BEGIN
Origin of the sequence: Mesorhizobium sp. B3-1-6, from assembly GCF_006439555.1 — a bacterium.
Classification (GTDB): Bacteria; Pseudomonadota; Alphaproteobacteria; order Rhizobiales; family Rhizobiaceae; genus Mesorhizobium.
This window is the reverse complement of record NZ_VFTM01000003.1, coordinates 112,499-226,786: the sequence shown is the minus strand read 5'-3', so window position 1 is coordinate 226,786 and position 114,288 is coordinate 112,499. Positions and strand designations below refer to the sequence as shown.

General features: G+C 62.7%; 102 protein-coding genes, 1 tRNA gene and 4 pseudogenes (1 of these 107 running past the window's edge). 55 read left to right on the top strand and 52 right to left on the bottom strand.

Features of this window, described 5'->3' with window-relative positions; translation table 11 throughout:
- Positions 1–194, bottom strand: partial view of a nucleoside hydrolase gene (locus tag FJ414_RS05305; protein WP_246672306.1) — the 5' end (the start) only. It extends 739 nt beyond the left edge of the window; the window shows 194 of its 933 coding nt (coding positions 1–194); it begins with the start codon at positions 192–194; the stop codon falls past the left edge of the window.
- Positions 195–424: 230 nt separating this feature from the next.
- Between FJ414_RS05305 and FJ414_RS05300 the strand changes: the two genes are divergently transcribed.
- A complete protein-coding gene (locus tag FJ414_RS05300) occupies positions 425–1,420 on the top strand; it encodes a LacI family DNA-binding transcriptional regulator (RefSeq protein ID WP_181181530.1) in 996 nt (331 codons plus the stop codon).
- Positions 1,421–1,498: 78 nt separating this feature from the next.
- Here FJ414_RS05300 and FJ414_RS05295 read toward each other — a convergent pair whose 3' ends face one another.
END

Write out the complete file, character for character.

Origin of the sequence: Mesorhizobium sp. B3-1-6, from assembly GCF_006439555.1 — a bacterium.
Classification (GTDB): Bacteria; Pseudomonadota; Alphaproteobacteria; order Rhizobiales; family Rhizobiaceae; genus Mesorhizobium.
This window is the reverse complement of record NZ_VFTM01000003.1, coordinates 112,499-226,786: the sequence shown is the minus strand read 5'-3', so window position 1 is coordinate 226,786 and position 114,288 is coordinate 112,499. Positions and strand designations below refer to the sequence as shown.

General features: G+C 62.7%; 102 protein-coding genes, 1 tRNA gene and 4 pseudogenes (1 of these 107 running past the window's edge). 55 read left to right on the top strand and 52 right to left on the bottom strand.

Features of this window, described 5'->3' with window-relative positions; translation table 11 throughout:
- Positions 1–194, bottom strand: partial view of a nucleoside hydrolase gene (locus tag FJ414_RS05305; protein WP_246672306.1) — the 5' end (the start) only. It extends 739 nt beyond the left edge of the window; the window shows 194 of its 933 coding nt (coding positions 1–194); it begins with the start codon at positions 192–194; the stop codon falls past the left edge of the window.
- Positions 195–424: 230 nt separating this feature from the next.
- Between FJ414_RS05305 and FJ414_RS05300 the strand changes: the two genes are divergently transcribed.
- A complete protein-coding gene (locus tag FJ414_RS05300) occupies positions 425–1,420 on the top strand; it encodes a LacI family DNA-binding transcriptional regulator (RefSeq protein ID WP_181181530.1) in 996 nt (331 codons plus the stop codon).
- Positions 1,421–1,498: 78 nt separating this feature from the next.
- Here FJ414_RS05300 and FJ414_RS05295 read toward each other — a convergent pair whose 3' ends face one another.